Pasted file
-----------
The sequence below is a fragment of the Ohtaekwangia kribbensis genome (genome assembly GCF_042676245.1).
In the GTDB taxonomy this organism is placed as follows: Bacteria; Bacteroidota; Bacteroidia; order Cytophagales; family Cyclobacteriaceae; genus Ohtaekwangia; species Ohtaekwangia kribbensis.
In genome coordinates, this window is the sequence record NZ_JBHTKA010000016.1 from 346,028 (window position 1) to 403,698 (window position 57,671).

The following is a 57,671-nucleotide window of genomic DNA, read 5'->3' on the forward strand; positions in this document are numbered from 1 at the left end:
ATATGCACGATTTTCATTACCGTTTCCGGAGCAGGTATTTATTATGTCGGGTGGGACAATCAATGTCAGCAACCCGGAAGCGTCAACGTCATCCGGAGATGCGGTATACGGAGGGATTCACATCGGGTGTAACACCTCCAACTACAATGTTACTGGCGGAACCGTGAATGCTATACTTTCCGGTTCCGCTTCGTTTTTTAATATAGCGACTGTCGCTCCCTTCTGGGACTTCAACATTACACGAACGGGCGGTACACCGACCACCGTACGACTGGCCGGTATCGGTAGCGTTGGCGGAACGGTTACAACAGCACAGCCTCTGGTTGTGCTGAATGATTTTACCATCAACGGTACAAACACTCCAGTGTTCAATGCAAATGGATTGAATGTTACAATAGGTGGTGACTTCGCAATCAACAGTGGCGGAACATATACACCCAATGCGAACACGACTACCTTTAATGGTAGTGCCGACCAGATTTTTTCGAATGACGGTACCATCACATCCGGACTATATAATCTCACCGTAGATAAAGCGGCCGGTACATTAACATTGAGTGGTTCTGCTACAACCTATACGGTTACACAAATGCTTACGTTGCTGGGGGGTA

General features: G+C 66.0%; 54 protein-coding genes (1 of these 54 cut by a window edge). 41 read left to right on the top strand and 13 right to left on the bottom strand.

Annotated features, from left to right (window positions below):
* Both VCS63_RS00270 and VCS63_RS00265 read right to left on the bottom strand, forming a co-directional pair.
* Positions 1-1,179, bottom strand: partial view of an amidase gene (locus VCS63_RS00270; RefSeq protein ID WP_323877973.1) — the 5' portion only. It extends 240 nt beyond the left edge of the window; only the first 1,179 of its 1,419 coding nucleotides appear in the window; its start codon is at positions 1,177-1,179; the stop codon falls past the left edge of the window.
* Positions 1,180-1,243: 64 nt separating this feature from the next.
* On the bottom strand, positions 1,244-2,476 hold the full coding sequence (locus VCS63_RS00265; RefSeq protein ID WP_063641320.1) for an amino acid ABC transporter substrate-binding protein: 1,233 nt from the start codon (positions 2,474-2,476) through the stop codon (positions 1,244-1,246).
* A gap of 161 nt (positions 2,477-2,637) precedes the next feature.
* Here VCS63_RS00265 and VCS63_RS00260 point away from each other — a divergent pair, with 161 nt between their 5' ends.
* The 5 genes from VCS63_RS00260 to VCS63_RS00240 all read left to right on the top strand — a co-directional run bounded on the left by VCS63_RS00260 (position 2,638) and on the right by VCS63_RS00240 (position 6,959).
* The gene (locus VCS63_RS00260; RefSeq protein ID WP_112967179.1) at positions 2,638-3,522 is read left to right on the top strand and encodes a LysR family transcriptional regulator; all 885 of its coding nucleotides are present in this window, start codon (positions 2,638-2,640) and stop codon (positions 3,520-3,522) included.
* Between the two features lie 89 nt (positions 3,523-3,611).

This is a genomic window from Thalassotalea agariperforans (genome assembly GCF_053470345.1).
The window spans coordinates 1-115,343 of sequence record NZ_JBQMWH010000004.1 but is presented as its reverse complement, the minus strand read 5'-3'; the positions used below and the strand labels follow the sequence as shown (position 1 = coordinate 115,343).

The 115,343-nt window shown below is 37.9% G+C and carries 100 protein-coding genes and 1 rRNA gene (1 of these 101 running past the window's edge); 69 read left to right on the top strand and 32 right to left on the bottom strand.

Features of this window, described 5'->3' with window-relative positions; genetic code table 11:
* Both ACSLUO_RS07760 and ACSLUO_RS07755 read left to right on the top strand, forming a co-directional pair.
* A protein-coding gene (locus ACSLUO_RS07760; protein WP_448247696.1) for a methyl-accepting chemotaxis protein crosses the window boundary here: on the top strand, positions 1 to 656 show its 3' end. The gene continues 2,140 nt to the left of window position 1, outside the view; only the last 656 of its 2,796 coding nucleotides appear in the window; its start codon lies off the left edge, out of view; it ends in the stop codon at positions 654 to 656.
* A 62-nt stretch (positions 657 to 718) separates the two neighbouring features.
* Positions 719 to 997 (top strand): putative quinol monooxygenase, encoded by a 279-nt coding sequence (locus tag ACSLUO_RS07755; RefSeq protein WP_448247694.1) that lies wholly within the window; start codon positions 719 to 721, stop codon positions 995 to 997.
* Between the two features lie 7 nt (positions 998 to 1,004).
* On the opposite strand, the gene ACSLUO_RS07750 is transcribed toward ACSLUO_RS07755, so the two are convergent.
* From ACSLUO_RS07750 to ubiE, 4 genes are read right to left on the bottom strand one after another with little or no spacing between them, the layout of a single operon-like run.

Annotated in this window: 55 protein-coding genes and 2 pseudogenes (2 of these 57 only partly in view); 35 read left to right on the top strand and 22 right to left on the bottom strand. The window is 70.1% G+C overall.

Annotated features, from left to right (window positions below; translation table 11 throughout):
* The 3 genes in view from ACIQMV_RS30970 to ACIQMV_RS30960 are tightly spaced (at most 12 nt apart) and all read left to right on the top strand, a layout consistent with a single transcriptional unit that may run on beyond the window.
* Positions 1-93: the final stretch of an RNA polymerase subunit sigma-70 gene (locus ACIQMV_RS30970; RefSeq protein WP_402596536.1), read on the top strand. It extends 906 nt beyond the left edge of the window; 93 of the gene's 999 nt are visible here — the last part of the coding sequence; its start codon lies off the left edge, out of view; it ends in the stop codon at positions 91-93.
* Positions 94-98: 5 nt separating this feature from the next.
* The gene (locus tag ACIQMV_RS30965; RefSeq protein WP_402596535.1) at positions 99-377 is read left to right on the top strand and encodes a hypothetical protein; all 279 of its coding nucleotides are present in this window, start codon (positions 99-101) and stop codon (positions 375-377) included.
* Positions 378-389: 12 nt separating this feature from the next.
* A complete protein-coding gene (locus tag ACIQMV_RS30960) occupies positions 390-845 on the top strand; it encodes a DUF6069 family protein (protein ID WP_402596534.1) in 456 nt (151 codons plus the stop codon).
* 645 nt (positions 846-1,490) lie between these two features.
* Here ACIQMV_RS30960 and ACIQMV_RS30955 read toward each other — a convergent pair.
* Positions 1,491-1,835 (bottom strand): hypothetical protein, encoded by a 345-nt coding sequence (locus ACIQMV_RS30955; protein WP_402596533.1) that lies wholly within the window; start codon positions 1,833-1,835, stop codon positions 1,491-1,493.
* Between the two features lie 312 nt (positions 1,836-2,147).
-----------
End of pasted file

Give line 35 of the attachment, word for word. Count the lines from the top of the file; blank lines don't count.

* A complete protein-coding gene (locus tag ACIQMV_RS30960) occupies positions 390-845 on the top strand; it encodes a DUF6069 family protein (protein ID WP_402596534.1) in 456 nt (151 codons plus the stop codon).